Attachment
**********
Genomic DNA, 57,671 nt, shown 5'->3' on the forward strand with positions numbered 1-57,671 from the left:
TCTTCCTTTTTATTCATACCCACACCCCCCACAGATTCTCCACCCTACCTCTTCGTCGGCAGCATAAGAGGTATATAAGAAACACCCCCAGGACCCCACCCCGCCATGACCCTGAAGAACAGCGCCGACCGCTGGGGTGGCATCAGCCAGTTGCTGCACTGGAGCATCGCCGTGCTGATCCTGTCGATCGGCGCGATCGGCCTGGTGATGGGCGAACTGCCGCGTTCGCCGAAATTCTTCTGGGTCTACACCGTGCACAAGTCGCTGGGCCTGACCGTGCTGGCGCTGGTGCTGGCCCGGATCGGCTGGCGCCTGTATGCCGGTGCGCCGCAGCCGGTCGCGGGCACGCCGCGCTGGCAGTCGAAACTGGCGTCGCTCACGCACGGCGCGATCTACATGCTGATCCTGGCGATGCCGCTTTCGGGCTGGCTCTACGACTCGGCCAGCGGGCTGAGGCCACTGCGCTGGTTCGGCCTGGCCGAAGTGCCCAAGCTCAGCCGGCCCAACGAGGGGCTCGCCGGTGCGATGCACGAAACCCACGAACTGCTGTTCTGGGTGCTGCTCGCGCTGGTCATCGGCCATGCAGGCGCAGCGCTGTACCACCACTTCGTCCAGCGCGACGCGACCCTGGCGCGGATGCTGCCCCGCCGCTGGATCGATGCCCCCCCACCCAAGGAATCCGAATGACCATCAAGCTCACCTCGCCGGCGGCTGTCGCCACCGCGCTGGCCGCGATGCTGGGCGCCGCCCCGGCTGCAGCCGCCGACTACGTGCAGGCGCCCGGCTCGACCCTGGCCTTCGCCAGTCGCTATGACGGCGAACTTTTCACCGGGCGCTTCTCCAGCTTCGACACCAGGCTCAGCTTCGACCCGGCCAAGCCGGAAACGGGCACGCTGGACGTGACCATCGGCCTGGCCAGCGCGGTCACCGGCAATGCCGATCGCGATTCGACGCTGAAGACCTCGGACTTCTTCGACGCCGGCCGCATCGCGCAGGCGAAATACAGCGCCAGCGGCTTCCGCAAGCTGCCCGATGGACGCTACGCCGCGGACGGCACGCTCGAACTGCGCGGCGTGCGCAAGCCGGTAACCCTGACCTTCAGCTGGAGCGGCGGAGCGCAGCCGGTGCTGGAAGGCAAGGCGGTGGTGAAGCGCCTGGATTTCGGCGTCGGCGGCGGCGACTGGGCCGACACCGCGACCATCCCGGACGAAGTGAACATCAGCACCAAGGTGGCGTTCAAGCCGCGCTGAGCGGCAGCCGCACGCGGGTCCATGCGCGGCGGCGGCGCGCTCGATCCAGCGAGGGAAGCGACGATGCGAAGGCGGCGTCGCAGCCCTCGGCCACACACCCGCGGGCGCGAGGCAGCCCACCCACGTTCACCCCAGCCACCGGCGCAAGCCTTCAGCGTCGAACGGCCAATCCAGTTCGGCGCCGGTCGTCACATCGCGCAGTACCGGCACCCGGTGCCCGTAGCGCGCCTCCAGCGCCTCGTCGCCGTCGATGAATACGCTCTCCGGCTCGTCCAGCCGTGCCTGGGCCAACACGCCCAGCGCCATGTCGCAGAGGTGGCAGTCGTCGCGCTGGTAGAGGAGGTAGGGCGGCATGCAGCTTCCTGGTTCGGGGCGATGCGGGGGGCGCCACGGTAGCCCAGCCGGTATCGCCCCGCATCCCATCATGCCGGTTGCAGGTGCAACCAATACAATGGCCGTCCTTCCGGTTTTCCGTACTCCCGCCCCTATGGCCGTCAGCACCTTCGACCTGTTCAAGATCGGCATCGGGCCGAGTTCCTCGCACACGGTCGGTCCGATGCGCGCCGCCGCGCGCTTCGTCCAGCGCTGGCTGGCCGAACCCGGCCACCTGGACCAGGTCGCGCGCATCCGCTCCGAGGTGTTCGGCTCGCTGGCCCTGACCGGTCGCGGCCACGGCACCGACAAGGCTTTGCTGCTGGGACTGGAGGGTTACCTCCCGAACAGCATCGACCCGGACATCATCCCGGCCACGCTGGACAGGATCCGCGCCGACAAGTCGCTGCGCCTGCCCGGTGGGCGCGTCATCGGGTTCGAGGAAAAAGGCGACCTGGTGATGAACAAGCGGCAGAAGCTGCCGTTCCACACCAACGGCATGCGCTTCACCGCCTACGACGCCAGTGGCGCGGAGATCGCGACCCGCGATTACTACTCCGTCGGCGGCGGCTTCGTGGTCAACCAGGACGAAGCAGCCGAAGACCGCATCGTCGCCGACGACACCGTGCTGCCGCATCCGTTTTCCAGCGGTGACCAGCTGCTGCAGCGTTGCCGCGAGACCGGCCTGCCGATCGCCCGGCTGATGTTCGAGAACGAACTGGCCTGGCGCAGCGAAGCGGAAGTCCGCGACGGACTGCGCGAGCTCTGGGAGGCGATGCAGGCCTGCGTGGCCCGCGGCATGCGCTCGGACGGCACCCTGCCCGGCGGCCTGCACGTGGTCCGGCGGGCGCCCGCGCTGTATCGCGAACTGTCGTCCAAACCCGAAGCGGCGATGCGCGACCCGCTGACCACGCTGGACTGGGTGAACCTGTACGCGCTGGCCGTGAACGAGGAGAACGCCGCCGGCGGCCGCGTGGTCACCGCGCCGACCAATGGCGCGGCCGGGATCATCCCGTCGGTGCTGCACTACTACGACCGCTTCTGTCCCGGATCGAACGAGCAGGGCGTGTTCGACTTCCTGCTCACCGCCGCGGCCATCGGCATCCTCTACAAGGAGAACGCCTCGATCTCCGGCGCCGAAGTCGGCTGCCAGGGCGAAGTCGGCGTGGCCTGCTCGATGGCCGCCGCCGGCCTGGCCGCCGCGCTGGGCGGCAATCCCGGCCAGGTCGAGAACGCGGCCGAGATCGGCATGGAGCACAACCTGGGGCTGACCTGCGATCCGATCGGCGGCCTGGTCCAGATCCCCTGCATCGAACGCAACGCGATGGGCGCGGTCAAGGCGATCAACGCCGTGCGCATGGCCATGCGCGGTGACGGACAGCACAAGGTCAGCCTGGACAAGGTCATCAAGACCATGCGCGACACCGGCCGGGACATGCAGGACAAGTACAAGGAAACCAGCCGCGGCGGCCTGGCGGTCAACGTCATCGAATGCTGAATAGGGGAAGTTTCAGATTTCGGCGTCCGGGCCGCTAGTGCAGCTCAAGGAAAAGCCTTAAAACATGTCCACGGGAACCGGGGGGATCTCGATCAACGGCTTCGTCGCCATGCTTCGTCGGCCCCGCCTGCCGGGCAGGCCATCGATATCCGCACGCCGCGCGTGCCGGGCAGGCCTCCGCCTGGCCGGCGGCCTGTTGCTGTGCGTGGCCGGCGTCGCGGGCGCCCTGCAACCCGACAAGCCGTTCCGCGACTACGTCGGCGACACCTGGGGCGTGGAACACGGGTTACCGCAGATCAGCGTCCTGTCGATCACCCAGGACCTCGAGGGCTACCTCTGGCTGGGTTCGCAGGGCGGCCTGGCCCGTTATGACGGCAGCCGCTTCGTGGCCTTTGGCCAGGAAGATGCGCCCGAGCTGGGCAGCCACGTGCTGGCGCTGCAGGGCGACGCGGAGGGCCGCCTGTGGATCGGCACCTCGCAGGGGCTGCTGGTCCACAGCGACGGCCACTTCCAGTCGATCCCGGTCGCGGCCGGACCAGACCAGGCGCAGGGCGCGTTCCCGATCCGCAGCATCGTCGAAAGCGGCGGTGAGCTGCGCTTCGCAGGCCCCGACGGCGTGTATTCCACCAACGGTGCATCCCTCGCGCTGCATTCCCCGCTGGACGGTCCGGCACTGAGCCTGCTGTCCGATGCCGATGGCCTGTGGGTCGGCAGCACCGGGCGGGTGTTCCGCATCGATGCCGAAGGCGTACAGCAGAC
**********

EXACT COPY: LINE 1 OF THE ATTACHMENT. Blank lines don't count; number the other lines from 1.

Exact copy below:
Genomic DNA, 57,671 nt, shown 5'->3' on the forward strand with positions numbered 1-57,671 from the left: